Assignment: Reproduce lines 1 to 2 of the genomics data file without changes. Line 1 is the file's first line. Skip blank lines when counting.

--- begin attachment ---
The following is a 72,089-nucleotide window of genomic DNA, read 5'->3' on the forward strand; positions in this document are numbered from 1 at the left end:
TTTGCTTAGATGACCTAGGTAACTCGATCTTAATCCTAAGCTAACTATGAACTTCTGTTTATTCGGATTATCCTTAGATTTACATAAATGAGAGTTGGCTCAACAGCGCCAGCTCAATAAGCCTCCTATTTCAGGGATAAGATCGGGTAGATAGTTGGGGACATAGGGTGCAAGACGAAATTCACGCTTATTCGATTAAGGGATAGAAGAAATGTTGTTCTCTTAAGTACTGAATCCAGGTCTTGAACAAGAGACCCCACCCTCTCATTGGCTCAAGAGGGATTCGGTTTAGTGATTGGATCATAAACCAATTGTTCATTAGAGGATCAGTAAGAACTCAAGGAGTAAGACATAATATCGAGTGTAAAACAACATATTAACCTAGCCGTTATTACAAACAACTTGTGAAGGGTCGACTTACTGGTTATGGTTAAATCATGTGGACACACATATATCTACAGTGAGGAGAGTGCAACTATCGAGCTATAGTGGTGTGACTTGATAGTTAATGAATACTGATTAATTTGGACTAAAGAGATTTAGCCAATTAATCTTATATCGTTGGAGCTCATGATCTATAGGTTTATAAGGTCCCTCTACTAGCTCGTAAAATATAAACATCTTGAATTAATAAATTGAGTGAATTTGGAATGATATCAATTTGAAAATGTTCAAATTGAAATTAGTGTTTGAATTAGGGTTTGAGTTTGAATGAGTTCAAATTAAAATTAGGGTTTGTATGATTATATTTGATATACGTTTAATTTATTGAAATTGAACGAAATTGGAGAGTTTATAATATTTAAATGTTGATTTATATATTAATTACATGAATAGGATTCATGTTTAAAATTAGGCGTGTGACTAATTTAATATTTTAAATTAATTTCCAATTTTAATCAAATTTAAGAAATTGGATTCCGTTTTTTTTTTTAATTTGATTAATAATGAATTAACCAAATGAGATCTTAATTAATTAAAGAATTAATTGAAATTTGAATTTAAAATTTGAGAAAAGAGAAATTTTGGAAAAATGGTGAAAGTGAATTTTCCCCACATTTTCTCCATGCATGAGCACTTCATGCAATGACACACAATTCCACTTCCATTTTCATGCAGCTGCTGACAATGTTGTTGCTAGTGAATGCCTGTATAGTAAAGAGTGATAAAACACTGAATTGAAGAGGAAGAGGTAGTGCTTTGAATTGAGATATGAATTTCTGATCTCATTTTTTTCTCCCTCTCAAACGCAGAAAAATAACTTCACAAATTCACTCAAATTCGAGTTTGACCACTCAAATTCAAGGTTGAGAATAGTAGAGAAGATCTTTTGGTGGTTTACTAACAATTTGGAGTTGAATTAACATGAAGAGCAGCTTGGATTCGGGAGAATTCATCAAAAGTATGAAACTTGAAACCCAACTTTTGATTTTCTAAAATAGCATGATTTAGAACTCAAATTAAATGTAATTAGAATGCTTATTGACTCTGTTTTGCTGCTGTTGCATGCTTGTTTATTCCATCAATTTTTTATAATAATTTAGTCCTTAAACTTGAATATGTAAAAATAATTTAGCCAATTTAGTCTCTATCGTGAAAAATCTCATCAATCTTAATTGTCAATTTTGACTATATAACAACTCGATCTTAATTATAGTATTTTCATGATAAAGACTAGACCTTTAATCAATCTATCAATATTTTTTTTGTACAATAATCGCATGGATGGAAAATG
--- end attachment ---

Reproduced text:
The following is a 72,089-nucleotide window of genomic DNA, read 5'->3' on the forward strand; positions in this document are numbered from 1 at the left end:
TTTGCTTAGATGACCTAGGTAACTCGATCTTAATCCTAAGCTAACTATGAACTTCTGTTTATTCGGATTATCCTTAGATTTACATAAATGAGAGTTGGCTCAACAGCGCCAGCTCAATAAGCCTCCTATTTCAGGGATAAGATCGGGTAGATAGTTGGGGACATAGGGTGCAAGACGAAATTCACGCTTATTCGATTAAGGGATAGAAGAAATGTTGTTCTCTTAAGTACTGAATCCAGGTCTTGAACAAGAGACCCCACCCTCTCATTGGCTCAAGAGGGATTCGGTTTAGTGATTGGATCATAAACCAATTGTTCATTAGAGGATCAGTAAGAACTCAAGGAGTAAGACATAATATCGAGTGTAAAACAACATATTAACCTAGCCGTTATTACAAACAACTTGTGAAGGGTCGACTTACTGGTTATGGTTAAATCATGTGGACACACATATATCTACAGTGAGGAGAGTGCAACTATCGAGCTATAGTGGTGTGACTTGATAGTTAATGAATACTGATTAATTTGGACTAAAGAGATTTAGCCAATTAATCTTATATCGTTGGAGCTCATGATCTATAGGTTTATAAGGTCCCTCTACTAGCTCGTAAAATATAAACATCTTGAATTAATAAATTGAGTGAATTTGGAATGATATCAATTTGAAAATGTTCAAATTGAAATTAGTGTTTGAATTAGGGTTTGAGTTTGAATGAGTTCAAATTAAAATTAGGGTTTGTATGATTATATTTGATATACGTTTAATTTATTGAAATTGAACGAAATTGGAGAGTTTATAATATTTAAATGTTGATTTATATATTAATTACATGAATAGGATTCATGTTTAAAATTAGGCGTGTGACTAATTTAATATTTTAAATTAATTTCCAATTTTAATCAAATTTAAGAAATTGGATTCCGTTTTTTTTTTTAATTTGATTAATAATGAATTAACCAAATGAGATCTTAATTAATTAAAGAATTAATTGAAATTTGAATTTAAAATTTGAGAAAAGAGAAATTTTGGAAAAATGGTGAAAGTGAATTTTCCCCACATTTTCTCCATGCATGAGCACTTCATGCAATGACACACAATTCCACTTCCATTTTCATGCAGCTGCTGACAATGTTGTTGCTAGTGAATGCCTGTATAGTAAAGAGTGATAAAACACTGAATTGAAGAGGAAGAGGTAGTGCTTTGAATTGAGATATGAATTTCTGATCTCATTTTTTTCTCCCTCTCAAACGCAGAAAAATAACTTCACAAATTCACTCAAATTCGAGTTTGACCACTCAAATTCAAGGTTGAGAATAGTAGAGAAGATCTTTTGGTGGTTTACTAACAATTTGGAGTTGAATTAACATGAAGAGCAGCTTGGATTCGGGAGAATTCATCAAAAGTATGAAACTTGAAACCCAACTTTTGATTTTCTAAAATAGCATGATTTAGAACTCAAATTAAATGTAATTAGAATGCTTATTGACTCTGTTTTGCTGCTGTTGCATGCTTGTTTATTCCATCAATTTTTTATAATAATTTAGTCCTTAAACTTGAATATGTAAAAATAATTTAGCCAATTTAGTCTCTATCGTGAAAAATCTCATCAATCTTAATTGTCAATTTTGACTATATAACAACTCGATCTTAATTATAGTATTTTCATGATAAAGACTAGACCTTTAATCAATCTATCAATATTTTTTTTGTACAATAATCGCATGGATGGAAAATG